A major concern of the day is what to tell the children about nuclear war. At times it seems to take over from the question of what to do about the weapons themselves, as if they have become a fact of nature. (In a way I suppose they have. But this shift in attention also seems to be the avoidance of a primary anxiety by turning to a lesser one. We worry about our children so we won’t have to face our own fear.) Around the showing of “The Day After” there were weeks of discussion about what age children should be allowed to watch the movie and what they should be told about it afterwards. The discussion of what to do about the weapons was confined to a thirty-minute segment after the movie, when most people were probably too shell-shocked to watch anyway. It was as if the movie were the real danger, not nuclear weapons. What seems somehow to have been forgotten in this discussion is the fact that many of us were once the very children we are worried about. I was born three years after the atomic bomb was dropped on Hiroshima. I am a child of the nuclear age.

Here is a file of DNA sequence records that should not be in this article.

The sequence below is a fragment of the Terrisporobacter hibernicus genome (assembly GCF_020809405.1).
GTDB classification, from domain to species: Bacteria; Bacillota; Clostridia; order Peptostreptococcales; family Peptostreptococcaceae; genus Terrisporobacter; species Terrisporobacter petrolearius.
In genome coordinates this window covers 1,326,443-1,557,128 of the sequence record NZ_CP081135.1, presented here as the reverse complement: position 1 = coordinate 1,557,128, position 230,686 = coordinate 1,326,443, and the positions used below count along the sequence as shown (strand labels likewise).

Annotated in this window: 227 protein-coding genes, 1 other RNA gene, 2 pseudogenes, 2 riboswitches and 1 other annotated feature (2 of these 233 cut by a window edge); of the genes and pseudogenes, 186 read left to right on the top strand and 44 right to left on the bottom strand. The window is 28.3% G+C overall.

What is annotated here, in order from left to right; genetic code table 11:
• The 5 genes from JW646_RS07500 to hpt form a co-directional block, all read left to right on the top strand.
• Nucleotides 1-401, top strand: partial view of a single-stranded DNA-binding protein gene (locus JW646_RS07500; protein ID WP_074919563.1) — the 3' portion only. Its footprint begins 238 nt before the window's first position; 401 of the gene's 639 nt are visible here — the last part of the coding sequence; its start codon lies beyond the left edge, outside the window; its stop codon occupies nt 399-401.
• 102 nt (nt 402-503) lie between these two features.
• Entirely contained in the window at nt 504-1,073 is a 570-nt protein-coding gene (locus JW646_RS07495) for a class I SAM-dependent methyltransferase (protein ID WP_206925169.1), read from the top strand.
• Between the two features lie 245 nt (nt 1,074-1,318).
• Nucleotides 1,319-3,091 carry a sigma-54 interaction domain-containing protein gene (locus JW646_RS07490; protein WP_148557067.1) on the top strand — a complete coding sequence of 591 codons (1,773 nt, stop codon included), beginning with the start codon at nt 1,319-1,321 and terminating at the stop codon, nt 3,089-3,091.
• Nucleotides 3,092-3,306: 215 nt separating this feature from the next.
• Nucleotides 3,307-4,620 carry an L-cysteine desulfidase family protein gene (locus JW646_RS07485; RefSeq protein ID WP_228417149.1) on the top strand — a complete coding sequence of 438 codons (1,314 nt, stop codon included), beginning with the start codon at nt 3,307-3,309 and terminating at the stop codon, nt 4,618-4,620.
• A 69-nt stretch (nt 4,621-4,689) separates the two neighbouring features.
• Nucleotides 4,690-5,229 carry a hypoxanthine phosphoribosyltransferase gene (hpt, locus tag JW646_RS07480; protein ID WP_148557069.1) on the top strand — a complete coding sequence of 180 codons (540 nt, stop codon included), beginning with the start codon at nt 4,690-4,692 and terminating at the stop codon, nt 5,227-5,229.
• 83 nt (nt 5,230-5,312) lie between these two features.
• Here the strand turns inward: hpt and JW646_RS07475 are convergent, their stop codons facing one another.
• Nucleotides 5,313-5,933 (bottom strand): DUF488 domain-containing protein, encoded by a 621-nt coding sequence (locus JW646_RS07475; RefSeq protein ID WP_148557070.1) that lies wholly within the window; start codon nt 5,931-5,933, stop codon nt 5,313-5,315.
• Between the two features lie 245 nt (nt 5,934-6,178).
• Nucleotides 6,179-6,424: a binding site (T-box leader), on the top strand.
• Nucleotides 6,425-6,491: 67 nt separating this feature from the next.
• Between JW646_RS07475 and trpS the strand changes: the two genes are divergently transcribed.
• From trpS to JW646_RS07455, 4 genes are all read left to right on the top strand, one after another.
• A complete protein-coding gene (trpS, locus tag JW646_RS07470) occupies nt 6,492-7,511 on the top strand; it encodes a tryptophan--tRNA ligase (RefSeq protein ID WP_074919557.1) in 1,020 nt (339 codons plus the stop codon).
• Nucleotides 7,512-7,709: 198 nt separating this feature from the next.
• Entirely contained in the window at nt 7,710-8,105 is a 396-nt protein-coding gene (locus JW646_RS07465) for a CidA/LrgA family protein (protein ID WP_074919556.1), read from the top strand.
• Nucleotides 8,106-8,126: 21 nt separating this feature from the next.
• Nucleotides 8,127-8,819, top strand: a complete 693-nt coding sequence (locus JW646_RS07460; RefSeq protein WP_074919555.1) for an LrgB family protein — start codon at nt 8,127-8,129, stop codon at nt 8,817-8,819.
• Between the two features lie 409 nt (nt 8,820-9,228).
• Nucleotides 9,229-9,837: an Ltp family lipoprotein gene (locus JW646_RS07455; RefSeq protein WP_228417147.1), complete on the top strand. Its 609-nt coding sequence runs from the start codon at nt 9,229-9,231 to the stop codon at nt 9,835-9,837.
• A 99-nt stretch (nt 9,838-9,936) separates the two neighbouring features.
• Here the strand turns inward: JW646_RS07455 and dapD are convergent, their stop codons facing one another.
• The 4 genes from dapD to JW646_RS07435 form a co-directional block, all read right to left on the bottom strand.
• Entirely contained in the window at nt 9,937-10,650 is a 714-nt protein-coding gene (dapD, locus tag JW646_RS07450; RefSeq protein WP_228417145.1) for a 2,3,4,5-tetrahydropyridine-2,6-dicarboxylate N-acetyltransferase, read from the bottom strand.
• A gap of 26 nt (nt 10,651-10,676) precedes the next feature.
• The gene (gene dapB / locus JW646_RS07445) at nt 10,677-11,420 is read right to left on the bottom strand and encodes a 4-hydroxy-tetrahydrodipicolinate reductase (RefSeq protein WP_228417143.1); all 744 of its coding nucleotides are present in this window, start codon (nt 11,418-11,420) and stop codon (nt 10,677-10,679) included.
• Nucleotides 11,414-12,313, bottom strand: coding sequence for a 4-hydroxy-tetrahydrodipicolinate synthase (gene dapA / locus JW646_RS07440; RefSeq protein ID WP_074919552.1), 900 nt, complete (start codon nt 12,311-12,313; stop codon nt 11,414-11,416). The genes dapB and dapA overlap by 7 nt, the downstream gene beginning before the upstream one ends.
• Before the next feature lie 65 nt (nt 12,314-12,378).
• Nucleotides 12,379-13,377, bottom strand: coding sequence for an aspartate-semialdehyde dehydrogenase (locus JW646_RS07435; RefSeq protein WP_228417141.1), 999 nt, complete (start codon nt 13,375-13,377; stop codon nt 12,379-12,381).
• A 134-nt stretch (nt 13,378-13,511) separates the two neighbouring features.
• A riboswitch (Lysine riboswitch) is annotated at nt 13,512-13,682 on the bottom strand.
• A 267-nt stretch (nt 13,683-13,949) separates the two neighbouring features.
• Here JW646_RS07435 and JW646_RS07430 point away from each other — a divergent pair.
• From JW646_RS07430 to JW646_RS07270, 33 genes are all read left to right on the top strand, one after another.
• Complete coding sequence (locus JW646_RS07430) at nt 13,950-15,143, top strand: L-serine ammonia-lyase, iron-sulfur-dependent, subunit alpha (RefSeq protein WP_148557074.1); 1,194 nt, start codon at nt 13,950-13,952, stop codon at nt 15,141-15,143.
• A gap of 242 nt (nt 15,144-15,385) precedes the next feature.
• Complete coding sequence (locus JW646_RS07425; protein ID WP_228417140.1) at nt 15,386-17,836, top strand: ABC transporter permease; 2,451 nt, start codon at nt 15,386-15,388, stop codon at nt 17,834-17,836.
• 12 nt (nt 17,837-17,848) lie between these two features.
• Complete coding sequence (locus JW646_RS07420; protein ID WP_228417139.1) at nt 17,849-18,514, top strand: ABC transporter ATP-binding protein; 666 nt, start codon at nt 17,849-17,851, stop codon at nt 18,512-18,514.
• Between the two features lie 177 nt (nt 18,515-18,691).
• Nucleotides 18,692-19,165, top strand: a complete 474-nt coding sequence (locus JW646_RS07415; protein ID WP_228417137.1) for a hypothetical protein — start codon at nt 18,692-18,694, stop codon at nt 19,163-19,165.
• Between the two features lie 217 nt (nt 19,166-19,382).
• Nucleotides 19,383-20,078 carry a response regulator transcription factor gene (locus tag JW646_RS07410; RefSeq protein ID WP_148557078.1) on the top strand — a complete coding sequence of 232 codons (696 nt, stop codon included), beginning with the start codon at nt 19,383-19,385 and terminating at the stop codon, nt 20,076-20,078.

The question — since I’ve made it to the age of thirty-five without becoming clinically depressed or going stark-raving mad — is: what was I told about nuclear war? The answer: I don’t remember. From as far back as I can remember, I have known about the atomic bomb. Somewhere along in there it merged in my mind with the hydrogen bomb. My impression (rightly or wrongly; there is some question about how long we have had this capacity) was that any use of this weapon would destroy the earth. The movie corresponding to “The Day After” in my day was “On the Beach,” which didn’t show footage of the bomb going off but portrayed something possibly more frightening, a group of Australians who were in no way involved with the nuclear war that had just taken place (as a matter of fact, few people who die in such a war will have any involvement in it) waiting to die of radiation poisoning. No one in those days suggested that a child shouldn’t see such a movie, and I did see it. All my friends saw it too. Some of them had read the book.